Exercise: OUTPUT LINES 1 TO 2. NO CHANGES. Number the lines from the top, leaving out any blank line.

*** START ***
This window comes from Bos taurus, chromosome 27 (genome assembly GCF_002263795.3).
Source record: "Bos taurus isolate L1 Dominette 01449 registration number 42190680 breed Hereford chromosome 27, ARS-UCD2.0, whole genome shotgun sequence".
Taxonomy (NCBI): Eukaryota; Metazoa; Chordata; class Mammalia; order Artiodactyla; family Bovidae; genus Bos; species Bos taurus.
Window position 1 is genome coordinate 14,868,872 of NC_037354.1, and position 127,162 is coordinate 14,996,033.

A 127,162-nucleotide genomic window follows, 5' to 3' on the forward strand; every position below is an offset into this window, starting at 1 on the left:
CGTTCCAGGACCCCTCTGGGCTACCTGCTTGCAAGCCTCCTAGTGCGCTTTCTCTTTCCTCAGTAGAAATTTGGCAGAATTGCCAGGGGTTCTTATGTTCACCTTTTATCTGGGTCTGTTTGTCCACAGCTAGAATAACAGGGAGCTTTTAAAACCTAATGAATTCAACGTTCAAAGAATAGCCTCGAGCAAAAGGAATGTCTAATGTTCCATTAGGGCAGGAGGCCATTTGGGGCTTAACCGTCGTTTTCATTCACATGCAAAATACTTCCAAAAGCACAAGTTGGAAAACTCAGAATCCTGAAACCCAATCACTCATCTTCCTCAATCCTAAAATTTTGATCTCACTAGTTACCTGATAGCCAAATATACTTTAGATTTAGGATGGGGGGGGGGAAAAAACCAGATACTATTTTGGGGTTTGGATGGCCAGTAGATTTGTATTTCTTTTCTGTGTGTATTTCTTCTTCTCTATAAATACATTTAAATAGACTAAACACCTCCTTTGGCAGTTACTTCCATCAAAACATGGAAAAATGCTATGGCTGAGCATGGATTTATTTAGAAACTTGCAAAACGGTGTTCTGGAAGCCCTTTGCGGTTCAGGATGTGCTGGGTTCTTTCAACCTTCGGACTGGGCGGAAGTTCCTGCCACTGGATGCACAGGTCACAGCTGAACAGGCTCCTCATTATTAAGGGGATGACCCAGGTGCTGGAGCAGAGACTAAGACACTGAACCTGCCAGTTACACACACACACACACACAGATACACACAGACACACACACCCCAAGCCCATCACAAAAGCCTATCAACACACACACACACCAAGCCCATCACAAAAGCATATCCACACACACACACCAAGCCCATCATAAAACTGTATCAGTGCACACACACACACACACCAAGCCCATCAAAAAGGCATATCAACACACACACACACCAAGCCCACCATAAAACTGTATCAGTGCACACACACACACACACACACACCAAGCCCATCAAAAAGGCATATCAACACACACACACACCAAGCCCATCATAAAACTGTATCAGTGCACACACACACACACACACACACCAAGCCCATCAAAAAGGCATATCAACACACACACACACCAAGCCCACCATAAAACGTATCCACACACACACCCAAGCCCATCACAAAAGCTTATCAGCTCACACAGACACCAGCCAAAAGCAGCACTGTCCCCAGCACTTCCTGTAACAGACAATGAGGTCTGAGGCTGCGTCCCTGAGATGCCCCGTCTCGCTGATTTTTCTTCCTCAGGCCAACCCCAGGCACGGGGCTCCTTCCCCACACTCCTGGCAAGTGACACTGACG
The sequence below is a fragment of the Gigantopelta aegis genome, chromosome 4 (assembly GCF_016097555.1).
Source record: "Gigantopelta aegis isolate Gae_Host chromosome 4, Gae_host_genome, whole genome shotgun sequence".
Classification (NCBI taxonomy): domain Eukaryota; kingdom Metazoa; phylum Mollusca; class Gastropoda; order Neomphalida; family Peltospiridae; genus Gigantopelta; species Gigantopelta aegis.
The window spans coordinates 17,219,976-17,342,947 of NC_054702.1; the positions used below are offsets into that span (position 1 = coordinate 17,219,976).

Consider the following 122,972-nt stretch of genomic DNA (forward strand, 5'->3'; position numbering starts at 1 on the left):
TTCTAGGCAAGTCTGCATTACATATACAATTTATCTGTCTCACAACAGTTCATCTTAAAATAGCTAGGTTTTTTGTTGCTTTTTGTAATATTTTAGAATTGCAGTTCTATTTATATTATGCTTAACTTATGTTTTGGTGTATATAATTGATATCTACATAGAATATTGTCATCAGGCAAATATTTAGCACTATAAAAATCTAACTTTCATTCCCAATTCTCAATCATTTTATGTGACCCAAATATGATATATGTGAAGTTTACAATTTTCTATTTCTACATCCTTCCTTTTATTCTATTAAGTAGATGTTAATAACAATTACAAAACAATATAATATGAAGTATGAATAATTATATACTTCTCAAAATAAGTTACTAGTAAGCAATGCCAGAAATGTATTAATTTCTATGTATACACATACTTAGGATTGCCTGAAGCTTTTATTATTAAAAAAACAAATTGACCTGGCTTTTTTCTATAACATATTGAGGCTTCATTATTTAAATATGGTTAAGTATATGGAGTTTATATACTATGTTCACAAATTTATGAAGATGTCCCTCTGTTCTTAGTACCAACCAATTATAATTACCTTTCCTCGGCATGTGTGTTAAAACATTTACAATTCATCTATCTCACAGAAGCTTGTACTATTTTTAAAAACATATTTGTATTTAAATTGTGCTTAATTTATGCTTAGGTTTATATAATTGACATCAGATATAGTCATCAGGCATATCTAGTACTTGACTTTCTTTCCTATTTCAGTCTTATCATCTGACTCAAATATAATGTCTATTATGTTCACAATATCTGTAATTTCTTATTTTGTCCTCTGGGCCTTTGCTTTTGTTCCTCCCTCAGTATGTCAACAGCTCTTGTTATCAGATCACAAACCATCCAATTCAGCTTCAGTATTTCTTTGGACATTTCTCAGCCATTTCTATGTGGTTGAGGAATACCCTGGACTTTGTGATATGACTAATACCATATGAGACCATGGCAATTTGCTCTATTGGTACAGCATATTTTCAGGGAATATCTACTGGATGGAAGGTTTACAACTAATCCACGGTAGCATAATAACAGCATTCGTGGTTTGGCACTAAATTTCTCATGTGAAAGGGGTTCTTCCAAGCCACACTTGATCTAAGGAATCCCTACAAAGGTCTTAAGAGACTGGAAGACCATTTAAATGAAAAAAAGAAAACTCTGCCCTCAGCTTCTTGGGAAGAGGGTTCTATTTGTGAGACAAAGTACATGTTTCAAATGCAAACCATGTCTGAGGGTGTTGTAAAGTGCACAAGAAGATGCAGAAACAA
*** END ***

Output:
This window comes from Bos taurus, chromosome 27 (genome assembly GCF_002263795.3).
Source record: "Bos taurus isolate L1 Dominette 01449 registration number 42190680 breed Hereford chromosome 27, ARS-UCD2.0, whole genome shotgun sequence".